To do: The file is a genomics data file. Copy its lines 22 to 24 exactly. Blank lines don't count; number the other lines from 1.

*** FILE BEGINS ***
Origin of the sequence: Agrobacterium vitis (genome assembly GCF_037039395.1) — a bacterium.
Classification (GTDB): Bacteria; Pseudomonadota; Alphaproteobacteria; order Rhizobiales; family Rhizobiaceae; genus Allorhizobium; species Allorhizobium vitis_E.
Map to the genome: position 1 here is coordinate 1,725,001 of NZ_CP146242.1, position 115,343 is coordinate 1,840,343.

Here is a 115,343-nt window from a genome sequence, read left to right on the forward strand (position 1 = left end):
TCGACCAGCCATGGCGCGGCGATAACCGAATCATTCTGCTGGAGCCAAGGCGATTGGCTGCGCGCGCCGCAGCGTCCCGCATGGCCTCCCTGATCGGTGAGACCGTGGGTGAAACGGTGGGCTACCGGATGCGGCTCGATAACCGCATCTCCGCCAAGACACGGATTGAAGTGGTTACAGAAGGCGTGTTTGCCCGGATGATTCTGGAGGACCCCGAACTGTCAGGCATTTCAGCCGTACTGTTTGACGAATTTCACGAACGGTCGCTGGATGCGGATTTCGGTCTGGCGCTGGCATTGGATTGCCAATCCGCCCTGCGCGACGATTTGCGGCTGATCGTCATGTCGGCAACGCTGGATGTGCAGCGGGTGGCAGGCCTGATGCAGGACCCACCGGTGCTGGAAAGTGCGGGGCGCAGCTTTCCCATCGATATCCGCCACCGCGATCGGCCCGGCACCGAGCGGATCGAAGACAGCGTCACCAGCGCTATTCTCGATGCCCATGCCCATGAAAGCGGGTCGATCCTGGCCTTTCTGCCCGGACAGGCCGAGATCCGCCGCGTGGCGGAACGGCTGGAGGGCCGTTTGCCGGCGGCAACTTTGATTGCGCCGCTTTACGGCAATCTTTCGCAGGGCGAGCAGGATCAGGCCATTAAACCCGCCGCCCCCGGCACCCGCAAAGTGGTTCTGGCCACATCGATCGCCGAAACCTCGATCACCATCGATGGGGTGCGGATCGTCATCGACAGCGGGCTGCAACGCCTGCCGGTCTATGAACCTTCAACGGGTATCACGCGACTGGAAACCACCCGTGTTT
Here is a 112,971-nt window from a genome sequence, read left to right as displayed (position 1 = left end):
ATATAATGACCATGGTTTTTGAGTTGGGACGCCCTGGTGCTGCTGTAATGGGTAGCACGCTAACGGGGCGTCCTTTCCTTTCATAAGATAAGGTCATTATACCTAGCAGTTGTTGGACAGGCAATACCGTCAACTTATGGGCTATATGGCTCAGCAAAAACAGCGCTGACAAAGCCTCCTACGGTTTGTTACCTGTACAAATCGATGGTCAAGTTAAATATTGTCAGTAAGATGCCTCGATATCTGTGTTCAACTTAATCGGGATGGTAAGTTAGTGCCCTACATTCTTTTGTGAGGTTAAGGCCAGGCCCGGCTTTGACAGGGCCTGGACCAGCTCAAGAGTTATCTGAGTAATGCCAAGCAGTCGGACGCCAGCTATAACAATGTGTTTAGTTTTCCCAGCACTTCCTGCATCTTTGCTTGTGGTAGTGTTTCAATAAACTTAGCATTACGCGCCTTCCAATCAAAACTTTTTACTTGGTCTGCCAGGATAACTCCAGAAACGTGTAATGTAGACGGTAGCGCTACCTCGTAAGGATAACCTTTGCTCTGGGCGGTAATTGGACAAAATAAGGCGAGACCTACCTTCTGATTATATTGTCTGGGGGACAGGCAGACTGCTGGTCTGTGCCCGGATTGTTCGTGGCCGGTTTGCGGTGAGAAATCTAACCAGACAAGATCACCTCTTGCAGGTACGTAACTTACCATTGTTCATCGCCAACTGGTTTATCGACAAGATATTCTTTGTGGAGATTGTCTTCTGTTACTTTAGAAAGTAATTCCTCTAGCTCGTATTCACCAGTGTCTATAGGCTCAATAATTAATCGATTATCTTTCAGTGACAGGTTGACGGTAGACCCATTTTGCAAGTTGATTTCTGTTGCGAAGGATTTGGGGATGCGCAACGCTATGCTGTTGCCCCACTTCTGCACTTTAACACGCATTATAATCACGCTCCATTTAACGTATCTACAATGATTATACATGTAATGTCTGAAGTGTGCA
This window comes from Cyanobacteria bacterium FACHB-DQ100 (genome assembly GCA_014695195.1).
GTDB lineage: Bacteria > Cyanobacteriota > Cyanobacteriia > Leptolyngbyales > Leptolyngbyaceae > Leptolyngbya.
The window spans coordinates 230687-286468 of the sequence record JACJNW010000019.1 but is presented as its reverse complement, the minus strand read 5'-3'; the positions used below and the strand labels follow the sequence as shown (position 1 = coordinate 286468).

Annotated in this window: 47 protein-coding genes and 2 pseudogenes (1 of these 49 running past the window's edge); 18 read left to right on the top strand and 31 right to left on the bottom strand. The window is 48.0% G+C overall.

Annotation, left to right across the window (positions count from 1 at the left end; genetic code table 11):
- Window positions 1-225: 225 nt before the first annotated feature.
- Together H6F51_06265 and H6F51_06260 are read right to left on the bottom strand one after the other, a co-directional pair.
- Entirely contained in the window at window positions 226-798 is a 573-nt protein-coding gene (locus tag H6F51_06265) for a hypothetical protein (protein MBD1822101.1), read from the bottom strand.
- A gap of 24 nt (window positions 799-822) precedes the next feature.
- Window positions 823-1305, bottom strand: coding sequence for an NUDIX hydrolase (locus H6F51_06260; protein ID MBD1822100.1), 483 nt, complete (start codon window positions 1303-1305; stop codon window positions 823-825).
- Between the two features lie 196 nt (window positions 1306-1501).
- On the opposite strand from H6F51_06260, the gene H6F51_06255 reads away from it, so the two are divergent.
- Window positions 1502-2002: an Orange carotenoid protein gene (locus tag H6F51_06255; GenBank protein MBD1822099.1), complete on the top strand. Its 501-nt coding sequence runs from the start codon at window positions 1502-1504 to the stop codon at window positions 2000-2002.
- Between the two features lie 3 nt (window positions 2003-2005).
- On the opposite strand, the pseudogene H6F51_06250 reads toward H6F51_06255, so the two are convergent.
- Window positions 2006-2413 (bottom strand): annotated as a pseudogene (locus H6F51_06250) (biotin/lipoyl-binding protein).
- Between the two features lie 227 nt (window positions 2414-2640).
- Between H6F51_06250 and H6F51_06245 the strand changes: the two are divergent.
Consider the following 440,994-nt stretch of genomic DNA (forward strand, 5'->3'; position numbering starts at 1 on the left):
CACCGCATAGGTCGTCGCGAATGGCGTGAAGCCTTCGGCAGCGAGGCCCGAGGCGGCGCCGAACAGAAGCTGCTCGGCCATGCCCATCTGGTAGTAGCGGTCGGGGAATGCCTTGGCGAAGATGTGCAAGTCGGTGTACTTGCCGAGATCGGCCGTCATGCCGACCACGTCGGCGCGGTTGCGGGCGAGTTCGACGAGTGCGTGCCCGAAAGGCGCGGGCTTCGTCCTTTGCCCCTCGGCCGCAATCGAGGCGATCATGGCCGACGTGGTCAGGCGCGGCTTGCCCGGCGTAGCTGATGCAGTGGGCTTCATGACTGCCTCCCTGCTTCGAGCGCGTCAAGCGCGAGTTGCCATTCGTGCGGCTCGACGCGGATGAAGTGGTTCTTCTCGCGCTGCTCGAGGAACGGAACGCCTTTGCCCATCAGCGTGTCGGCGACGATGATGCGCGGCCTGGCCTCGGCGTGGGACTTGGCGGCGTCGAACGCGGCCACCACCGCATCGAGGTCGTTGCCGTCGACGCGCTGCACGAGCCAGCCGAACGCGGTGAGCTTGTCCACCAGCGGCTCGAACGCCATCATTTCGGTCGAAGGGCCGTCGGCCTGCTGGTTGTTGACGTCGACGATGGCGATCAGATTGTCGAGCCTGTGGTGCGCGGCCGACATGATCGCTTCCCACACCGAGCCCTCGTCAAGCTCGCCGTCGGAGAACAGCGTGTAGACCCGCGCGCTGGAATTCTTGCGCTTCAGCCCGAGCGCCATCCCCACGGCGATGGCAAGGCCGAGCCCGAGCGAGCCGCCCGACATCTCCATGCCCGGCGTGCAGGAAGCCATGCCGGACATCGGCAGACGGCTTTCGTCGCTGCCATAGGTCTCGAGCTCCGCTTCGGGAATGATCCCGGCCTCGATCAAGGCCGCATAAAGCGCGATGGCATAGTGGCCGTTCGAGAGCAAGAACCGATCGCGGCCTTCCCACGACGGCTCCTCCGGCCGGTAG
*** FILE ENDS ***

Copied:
- On the opposite strand, the pseudogene H6F51_06250 reads toward H6F51_06255, so the two are convergent.
- Window positions 2006-2413 (bottom strand): annotated as a pseudogene (locus H6F51_06250) (biotin/lipoyl-binding protein).
- Between the two features lie 227 nt (window positions 2414-2640).